• Pingback: Marc's Voice » 3rd week of blogging – Aug. ’11()

  • Pingback: TransGnosis - Benefits Of Web Conferencing For Telecommuters()

  • Arturo

    I am also interested in knowing more about the use of these services in developing countries or in areas with low bandwidth internet… We are currently using Elluminate for large webinars (200+ participants) and Fuze for meetings with 10 or 15 people. Elluminate works well in countries with basic connectivity. We use Fuze when we want to see each other or share multimedia presentations.

    • Hi, I have the same question. What are you using today?

  • Damien

    Hi there,
    Also use Blackboard Collaborate for our low bandwidth connections, although it works well it does have some connectivity issues sometimes. Has anyone come up with alternatives?

  • "GoToWebinar, which does not make much sense as they do not offer video conferencing or…"

    Actually, Gotowebinar does include video conferencing. Their current product has HD Faces, which is high-def video conferencing.

  • Tony Roberts

    The GoToWebinar website under 'features' only talks about audio not video http://www.gotomeeting.com/fec/webinar/internet_c

    When we got in touch with their sales support they said they were hoping to have
    offer video in future versions.

    GoToMeeting has video but is limited to 15 attendees.

  • Arkadin is also a web conferencing provider company. For more details about Arkadin visit http://www.arkadin.com/au

    • akp_mic

      Best service provider

  • Christopher

    Fuzebox looks great – but its a nightmare! It is the seventh circle of hell dressed up like apple – but its rotten. As for the confusing help desk, tickets and unhelpful support – its a place for masochists.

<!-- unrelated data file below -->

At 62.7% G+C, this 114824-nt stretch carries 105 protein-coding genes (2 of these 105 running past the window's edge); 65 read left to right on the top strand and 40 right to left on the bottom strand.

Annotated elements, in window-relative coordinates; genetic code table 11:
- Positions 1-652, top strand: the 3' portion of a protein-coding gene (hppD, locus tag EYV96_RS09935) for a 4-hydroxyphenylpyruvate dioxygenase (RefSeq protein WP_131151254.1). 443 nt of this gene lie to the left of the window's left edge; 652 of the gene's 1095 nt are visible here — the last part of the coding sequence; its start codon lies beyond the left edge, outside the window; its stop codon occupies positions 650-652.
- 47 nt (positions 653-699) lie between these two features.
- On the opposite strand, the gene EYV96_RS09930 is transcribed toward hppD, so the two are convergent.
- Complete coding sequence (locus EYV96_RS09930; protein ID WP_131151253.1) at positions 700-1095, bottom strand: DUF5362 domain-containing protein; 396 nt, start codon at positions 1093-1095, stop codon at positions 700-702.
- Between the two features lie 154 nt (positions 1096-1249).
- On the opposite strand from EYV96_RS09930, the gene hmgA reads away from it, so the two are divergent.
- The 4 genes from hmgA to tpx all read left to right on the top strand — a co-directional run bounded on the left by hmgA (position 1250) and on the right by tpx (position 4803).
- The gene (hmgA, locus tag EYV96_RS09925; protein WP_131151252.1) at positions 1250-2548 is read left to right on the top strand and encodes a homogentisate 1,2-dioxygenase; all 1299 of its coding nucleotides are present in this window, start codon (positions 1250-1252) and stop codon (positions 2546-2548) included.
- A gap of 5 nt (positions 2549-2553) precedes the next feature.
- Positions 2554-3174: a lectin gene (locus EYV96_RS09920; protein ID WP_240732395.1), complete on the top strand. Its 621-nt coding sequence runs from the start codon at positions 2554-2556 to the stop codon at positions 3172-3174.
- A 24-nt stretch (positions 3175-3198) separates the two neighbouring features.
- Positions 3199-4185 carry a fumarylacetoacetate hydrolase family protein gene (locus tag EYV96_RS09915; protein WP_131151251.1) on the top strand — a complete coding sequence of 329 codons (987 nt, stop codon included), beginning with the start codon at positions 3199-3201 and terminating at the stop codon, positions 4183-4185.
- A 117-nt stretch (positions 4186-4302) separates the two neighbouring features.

• Shoham Nicolet

    What about sookooroo?

  • Per

    What does TechChange use themselves?

  • Aliasgar Babat

    Nice article. Education and collaboration can also be done by using various other web conferencing services such as WebEx, gomeetnow, etc. or having on premise web conferencing appliance installed such as RHUB appliances.

  • Pingback: Miscellaneous | Annotary()

  • Jake

    http://www.zeenov.com is a better option than any of these for Corporate world
    http://www.exaltel.com is for education

  • jabberdoodle

    Thankyou for this summary 🙂 🙂

  • Pingback: Artifact #1: Video Conferencing Software Analysis | Shelly Richardson: EDTECH Learning Log()

  • I like your article you have share good summary with us for leaning collaboration

  • Ted.J

    Thank you for your article, it is so helpful. I would like to recommend CUMeeting. It has rich features. http://www.cumeeting.com

  • Pingback: Instructional and Education Technology Tweet Wrap for the Week of 08-26-13()